If life sometimes imitates art, this week has been a bad remake of a Hitchcock movie. Gloomy, blustering days. Rain and wind and rotting leaves. Halloween. And a prowler in the neighborhood. Ugh.
About a week ago, I set out for the back barn to do night check on the two ponies living there. The back barn, which is the barn in the pastures of the new property, is set far off from the house. Way out. In the dark. Nestled up against the overgrown brush at the rear of our old property next door. The last owners didn't use this barn for anything but their lawnmower, so it didn't matter to them that the security light on the front doesn't work.
Anyway, I came around the corner of the house in the dark with my flashlight swinging in my hand. The light caught something tall and white in the brush. Just for a second. I moved the light back and it was gone. It happened so fast, I couldn't really see what it was, so I told myself it was a deer. Afterall, what else could it have been back there? Yeah, that's what I told myself. But I was sufficiently creeped out that I couldn't approach the barn.
This was a predicament -- I had to feed the ponies. I couldn't just wait for morning. So, I did what any good American would do. I went back to the house, got in my car, and drove the few hundred feet to the barn. With the car lights burning and the keys pinging in the ignition, I ran into the barn, threw the ponies some hay, slopped some water into their buckets and scrammed. The next day, same thing. My reaction to a deer in the trees seemed extreme, even to me. Within a couple of days, I was telling friends the story of my silly reaction to a deer and feeling a bit more settled.
Halloween came. The wind blew and rain poured down. I raced to dig out years of dirt and muck around the back barn just so I could close the barn's doors against that tropical storm that barreled through the Midwest last week. A pack of coyotes caught something in the back pasture at 4 in the morning and I found myself fully dressed and yelling into the gloom off the patio before I was even completely awake. The wind blew some more. The sun hid.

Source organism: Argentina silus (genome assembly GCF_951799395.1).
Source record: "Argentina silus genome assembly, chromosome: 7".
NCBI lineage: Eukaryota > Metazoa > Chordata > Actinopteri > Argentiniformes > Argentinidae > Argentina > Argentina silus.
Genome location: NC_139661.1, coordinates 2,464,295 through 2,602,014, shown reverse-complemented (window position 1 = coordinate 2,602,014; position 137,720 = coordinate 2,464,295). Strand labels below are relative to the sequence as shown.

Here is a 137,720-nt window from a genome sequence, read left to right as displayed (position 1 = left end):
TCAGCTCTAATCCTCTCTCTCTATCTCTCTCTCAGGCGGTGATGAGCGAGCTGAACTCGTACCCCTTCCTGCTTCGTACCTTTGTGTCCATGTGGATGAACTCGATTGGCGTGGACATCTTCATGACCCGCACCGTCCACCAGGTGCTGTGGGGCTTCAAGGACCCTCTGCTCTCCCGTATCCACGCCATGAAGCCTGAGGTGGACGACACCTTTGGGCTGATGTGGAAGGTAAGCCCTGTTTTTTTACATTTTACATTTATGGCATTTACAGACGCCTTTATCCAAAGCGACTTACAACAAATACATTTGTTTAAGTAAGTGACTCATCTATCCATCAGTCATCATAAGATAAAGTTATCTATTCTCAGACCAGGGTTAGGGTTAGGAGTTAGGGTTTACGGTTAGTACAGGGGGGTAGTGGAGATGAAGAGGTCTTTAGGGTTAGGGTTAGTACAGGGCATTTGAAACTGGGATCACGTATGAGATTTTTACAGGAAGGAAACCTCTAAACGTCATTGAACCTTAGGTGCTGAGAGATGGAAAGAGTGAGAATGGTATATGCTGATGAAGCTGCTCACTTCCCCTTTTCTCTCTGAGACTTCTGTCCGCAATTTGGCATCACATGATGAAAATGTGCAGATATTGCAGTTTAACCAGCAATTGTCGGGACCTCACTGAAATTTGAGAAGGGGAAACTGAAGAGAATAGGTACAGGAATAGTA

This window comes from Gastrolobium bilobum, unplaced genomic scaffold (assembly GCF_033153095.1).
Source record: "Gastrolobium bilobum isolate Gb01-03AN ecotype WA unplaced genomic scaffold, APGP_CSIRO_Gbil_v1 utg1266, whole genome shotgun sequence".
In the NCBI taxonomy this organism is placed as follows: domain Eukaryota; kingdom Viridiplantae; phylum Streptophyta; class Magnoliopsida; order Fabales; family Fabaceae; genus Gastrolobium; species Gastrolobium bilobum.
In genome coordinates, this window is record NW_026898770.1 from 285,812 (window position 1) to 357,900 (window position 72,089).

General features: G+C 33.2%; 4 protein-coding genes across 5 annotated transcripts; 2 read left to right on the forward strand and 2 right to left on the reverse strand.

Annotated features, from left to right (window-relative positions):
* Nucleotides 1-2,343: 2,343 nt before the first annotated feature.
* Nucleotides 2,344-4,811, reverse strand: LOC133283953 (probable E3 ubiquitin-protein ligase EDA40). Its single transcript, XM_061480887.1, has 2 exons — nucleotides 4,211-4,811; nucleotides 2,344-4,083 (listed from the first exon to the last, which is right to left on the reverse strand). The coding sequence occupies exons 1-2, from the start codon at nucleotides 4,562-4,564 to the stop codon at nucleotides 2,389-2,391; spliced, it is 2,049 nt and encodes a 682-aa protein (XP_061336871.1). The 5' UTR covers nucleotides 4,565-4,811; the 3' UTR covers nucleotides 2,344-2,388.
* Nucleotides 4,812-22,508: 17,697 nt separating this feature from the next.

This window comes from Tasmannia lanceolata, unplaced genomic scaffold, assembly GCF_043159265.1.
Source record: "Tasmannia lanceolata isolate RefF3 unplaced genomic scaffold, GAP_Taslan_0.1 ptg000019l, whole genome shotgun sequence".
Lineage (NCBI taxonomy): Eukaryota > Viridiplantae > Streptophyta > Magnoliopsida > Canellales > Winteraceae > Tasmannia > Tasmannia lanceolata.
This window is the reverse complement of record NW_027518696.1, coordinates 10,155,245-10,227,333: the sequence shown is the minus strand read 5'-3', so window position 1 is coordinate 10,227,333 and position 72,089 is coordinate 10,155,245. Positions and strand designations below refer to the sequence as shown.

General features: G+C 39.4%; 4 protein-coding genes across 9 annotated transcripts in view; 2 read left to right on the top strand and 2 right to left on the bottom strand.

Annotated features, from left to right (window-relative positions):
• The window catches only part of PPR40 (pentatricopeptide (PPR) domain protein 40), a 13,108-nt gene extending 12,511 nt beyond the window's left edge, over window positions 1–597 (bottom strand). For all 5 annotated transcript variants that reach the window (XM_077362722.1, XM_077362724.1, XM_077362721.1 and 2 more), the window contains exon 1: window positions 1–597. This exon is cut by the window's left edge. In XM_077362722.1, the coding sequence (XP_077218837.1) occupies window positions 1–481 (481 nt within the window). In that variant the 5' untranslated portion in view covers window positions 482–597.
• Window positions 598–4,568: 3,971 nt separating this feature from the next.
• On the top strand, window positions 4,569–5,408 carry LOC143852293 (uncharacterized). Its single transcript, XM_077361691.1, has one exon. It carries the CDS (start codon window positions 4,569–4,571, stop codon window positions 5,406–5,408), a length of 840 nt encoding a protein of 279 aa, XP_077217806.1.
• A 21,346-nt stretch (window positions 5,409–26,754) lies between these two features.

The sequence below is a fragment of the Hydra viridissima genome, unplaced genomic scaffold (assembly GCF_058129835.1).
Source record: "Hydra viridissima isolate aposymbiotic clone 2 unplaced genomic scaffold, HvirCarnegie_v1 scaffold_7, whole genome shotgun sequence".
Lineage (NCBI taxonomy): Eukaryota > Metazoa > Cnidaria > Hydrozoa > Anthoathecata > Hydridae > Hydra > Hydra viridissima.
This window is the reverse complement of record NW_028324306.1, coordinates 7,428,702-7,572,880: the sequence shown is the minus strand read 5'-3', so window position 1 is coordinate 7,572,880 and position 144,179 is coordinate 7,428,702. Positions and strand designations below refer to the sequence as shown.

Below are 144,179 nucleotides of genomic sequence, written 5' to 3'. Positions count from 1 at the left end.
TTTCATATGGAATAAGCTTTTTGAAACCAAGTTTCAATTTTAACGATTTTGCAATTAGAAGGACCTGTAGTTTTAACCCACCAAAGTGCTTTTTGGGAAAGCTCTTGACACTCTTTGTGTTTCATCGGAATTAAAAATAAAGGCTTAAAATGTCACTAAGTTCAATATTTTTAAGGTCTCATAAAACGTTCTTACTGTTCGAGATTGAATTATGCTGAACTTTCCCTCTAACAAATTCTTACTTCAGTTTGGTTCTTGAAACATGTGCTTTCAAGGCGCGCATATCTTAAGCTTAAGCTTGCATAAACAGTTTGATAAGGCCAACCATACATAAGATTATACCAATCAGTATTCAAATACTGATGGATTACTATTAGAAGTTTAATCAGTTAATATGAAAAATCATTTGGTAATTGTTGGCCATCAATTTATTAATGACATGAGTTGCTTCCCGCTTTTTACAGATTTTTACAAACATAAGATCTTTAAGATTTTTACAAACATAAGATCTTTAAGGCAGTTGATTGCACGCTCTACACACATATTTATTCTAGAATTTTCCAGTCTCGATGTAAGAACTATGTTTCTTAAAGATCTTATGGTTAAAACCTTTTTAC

Still, every night I went out to the back barn to check the two ponies there and then circled around to the new barn to finish up the rest of the ponies, the sheep, the goats, the cats. To get to the new barn (the one I built myself last fall) from the new house (the one we just bought and moved into) I have two choices. I can cut through the 20 foot deep wooded boundary between the two properties -- I removed a 10 foot section of the old wire fence and carved out a small footpath leading to the back door of the new barn. Or I can drive. Down the new driveway, out to the road, 400 ft down the road, up the old driveway to the front door of the barn. Mostly I chose the car.
Then four nights ago, I was just lying down to sleep, when my phone rang. It was my friend across the street with the horse stable. Her voice was weird. It took me a few minutes to really tune in. It was late. She was alone. She was going down to do her own night check when she caught sight of someone entering her barn. Yet there were no cars in the driveway. We don't live anywhere that people could legitimately arrive on foot. She was terrified and she couldn't bring herself to go in the barn. Like me though, she had to feed the horses. So I got dressed and went over to help. We searched her barn. We found no one hiding. Nothing amiss. We finished up without a problem and convinced ourselves that whatever she thought she'd seen, it was just the wind playing tricks.
One of her staff arrived first thing the next morning. The staffer heard someone come in and leave the barn while she was busy in the feed room. The staffer called out, but no one answered. She assumed it was my friend. But it wasn't. Again, no car in the driveway. Then they found a horse blanket spread out in the middle of the tack room floor, as though someone had slept there. We had just searched that tack room at night check the night before. There was no horse blanket on the floor.
That was the first night we traded night check support. She came and helped me with my last feedings, then I followed her back across the road and helped her with hers.
Nothing has happened since then. No strange figures in the shadows. No bumps in the attic. But, the wind keeps blowing and the nights are d.a.r.k. We're seriously spooked. Last night was the third night of shared night checks with no end in sight. It takes twice as long to do night checks this way, but it's infinitely easier to navigate the dark with another soul for company.
Hitchcock is looking down on us chuckling, I'm sure.